Three Different Genetic Risk Scores Based on Fatty Liver Index, Magnetic Resonance Imaging and Lipidomic for a Nutrigenetic Personalized Management of NAFLD: The Fatty Liver in Obesity Study
Nuria Perez-Diaz-Del-Campo 1 2 , Jose I Riezu-Boj 2 3 , Bertha Araceli Marin-Alejandre 1 2 , J Ignacio Monreal 3 4 , Mariana Elorz 3 5 , José Ignacio Herrero 3 6 7 , Alberto Benito-Boillos 3 5 , Fermín I Milagro 1 2 3 8 , Josep A Tur 8 9 , Itziar Abete 1 2 3 8 , M Angeles Zulet 1 2 3 8 , J Alfredo Martinez 1 2 3 8
Non-alcoholic fatty liver disease (NAFLD) affects 25% of the global population. The pathogenesis of NAFLD is complex; available data reveal that genetics and ascribed interactions with environmental factors may play an important role in the development of this morbid condition.
The purpose of this investigation was to assess genetic and non-genetic determinants putatively involved in the onset and progression of NAFLD after a 6-month weight loss nutritional treatment. A group of 86 overweight/obese subjects with NAFLD from the Fatty Liver in Obesity (FLiO) study were enrolled and metabolically evaluated at baseline and after 6 months.
A pre-designed panel of 95 genetic variants related to obesity and weight loss was applied and analyzed. Three genetic risk scores (GRS) concerning the improvement on hepatic health evaluated by minimally invasive methods such as the fatty liver index (FLI) (GRSFLI), lipidomic-OWLiver®-test (GRSOWL) and magnetic resonance imaging (MRI) (GRSMRI), were derived by adding the risk alleles genotypes. Body composition, liver injury-related markers and dietary intake were also monitored.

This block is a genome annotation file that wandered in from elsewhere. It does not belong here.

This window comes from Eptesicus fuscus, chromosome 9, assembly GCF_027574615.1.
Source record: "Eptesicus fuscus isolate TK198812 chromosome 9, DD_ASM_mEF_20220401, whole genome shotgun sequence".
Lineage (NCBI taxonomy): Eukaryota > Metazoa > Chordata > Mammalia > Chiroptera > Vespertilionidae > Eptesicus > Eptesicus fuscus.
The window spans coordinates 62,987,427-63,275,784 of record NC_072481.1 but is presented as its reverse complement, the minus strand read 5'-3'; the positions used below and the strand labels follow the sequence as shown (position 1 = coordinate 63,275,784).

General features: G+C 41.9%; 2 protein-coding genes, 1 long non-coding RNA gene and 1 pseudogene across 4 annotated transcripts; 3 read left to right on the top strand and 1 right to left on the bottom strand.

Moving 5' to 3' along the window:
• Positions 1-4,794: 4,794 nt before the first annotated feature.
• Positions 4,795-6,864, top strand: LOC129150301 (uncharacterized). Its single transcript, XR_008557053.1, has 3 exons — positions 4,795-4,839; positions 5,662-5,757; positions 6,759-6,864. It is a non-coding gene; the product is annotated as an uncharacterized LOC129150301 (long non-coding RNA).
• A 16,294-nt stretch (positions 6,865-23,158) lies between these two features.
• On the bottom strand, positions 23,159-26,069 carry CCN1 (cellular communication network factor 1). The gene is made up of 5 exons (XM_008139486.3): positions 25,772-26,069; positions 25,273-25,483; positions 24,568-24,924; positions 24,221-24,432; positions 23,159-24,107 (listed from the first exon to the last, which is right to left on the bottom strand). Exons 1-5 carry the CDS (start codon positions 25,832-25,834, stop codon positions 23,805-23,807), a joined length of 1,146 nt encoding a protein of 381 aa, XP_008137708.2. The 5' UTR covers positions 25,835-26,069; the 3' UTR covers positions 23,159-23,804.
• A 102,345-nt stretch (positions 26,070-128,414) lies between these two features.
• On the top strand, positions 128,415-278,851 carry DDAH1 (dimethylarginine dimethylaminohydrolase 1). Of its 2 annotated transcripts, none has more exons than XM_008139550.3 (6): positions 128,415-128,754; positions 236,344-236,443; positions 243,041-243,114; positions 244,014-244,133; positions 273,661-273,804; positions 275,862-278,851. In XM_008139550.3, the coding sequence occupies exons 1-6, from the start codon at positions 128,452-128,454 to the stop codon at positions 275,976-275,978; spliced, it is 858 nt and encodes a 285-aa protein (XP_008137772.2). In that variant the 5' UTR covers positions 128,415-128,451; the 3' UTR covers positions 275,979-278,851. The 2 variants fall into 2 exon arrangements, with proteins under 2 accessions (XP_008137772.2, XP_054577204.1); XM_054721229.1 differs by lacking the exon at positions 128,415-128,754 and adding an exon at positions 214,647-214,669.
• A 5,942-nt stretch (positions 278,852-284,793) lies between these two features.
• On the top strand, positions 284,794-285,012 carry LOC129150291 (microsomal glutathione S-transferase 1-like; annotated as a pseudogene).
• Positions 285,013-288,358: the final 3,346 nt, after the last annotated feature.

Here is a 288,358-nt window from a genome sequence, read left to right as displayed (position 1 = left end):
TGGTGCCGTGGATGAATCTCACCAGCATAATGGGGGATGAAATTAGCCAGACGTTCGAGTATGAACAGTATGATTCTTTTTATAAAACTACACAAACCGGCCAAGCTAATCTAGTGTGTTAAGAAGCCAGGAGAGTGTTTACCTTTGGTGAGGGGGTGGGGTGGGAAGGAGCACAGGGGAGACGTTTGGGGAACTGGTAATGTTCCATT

Overall, 23 SNPs were independently associated with the change in FLI, 16 SNPs with OWLiver®-test and 8 SNPs with MRI, which were specific for every diagnosis tool. After adjusting for gender, age and other related predictors (insulin resistance, inflammatory biomarkers and dietary intake at baseline) the calculated GRSFLI, GRSOWL and GRSMRI were major contributors of the improvement in hepatic status. Thus, fitted linear regression models showed a variance of 53% (adj. R2 = 0.53) in hepatic functionality (FLI), 16% (adj. R2 = 0.16) in lipidomic metabolism (OWLiver®-test) and 34% (adj. R2 = 0.34) in liver fat content (MRI).
These results demonstrate that three different genetic scores can be useful for the personalized management of NAFLD, whose treatment must rely on specific dietary recommendations guided by the measurement of specific genetic biomarkers.